OLYMPUS DIGITAL CAMERAMilk has been an important part of this journey for my family and our impetus for change.  It began with the birth of my daughter.  She was a very healthy newborn and I was breastfeeding her.  Then she got colicky.  We tried the gas drops.  They worked a little, but she was still colicky.  We tried infant massage, but she was still colicky. We tried spacing out her feedings, but she was still colicky.  We tried feedings that were closer together, but she was still colicky.  If you are getting a “Very Hungry Caterpillar” kind of feeling, you are right on target.  The child seemed to cry, cry, and cry, and that was all.  Sleep? Not much.  My favorite breakfast was a grapefruit, peeled like an orange.  Nothing was a better wake-up for me than the aroma of grapefruit.  One morning, we were out of grapefruits, so I had oatmeal instead.  And she was less colicky.  When I mentioned this to one of my friends, she told me that when she was nursing one of her children, if she ate broccoli, her son would spit up.  I began experimenting.  In the end, I avoided onions, garlic, broccoli, and cabbage, and gave up my precious grapefruits and my beloved chocolate.  The colic improved dramatically.  However, she still never wanted to go to sleep, and ten years later, still wants to stay up for “just a little longer…”

            One mournful, chocolate-less night, after rocking my daughter for what felt like going halfway to the Mississippi River, I had an epiphany.  I ran down the steps to share my revelation with my husband:  if what I eat passes through my milk to my daughter, wouldn’t the same hold true for the cows from whom we get our milk?  If what I ate had such an immediate and detrimental effect on our daughter, would the dairy products we consume have a detrimental effect on us?  And what if, because we had been consuming these tainted products for so long, all of this built up in our systems so that we wouldn’t notice enough to make a connection between the dairy and feeling poorly.  He considered; we discussed, and I began researching.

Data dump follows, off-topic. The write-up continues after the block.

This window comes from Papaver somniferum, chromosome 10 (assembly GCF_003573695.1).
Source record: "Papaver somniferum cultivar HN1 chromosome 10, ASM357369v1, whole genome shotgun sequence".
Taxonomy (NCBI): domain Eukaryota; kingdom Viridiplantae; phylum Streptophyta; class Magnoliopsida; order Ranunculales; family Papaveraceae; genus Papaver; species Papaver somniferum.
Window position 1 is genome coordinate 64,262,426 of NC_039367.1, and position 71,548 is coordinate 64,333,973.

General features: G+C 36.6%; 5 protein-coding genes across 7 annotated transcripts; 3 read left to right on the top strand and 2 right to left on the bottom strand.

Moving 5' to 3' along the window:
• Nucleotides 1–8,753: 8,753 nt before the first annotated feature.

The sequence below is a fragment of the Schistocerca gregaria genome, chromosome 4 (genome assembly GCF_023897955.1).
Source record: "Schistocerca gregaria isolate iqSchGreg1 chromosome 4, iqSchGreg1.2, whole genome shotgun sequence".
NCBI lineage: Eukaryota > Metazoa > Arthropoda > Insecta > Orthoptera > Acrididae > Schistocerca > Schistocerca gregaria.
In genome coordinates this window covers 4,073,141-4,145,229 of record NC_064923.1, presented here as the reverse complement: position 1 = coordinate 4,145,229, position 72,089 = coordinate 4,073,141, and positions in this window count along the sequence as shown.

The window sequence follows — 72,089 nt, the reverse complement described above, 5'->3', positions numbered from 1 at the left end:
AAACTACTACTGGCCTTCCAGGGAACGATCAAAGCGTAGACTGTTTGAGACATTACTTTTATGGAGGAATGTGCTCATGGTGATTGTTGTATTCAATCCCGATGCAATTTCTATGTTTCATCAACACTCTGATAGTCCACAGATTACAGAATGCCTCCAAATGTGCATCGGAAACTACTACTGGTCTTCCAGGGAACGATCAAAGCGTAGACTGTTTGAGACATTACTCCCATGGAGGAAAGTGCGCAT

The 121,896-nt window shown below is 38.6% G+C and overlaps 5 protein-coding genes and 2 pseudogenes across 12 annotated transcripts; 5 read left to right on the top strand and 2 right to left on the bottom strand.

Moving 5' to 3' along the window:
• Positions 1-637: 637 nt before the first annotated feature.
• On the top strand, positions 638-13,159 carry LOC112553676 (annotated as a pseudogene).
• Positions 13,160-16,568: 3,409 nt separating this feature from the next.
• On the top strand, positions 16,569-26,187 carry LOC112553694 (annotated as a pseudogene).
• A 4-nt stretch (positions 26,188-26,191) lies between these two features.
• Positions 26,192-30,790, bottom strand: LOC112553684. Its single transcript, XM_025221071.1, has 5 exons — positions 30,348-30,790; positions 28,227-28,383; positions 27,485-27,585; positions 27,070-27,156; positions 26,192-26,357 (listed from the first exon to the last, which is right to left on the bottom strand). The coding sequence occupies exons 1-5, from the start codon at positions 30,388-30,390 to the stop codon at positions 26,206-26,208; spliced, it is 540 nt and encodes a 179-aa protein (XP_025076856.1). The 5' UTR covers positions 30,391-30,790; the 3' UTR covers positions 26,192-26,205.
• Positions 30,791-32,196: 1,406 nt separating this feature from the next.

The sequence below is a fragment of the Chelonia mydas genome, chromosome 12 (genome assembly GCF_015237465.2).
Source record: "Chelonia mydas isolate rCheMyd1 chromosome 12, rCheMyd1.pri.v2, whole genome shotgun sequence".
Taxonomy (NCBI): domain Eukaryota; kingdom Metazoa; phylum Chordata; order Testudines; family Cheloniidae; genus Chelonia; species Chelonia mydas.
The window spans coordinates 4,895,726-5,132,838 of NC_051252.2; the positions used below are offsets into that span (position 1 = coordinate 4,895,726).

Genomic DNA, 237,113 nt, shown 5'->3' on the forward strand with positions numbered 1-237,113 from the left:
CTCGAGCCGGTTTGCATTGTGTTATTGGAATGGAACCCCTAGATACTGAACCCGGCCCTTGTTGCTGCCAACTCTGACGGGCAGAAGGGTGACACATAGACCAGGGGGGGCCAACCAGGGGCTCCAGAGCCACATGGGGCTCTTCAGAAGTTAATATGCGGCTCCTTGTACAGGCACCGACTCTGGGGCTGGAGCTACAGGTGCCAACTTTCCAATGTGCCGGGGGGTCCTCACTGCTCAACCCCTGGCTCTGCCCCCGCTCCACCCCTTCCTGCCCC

Commercially-produced milk comes from a number of dairies whose main goal is to make money.  The cows eat feed, which may contain genetically modified corn and/or soy and sometimes chicken waste. They are given antibiotics.  In order to increase production, many dairies injected the cows with rBGH, a genetically engineered growth hormone.  How much of this genetically modified material passes through the milk?  What effect will it have on me?  On my growing and developing children?  There were no longitudinal studies done to test the safety and long-term effects of this updated version of milk production.

Who cares, right?  I mean if the cow is getting enough to eat what difference does it make?  But that’s just it!  It makes all of the difference! If what and how we eat affects our health, then what a cow eats is going to affect her health.  If the things that I eat affect the quality of the milk I produced for my children, wouldn’t what the cow eats do the same for us?  What is a cow supposed to eat in order to be healthy?  Easy answer: Grass.  Why don’t commercial dairies feed their cows 100% grass to make them 100% healthier?  Because the expense would be too great.  Feeding cows corn and corn by-products, and the by-products of commercial chicken production is far less expensive.

And so ends my first rant about milk: we drink milk from 100% grass-fed cows.  If you look in the grocery store, you can find it.  Read the labels!  If your store doesn’t carry it, ask the dairy manager to get it.  Also, do a little research in your area.  You may be surprised to find a local dairy raising 100% grass-fed dairy.  Some still do home delivery.  I wish I was so lucky!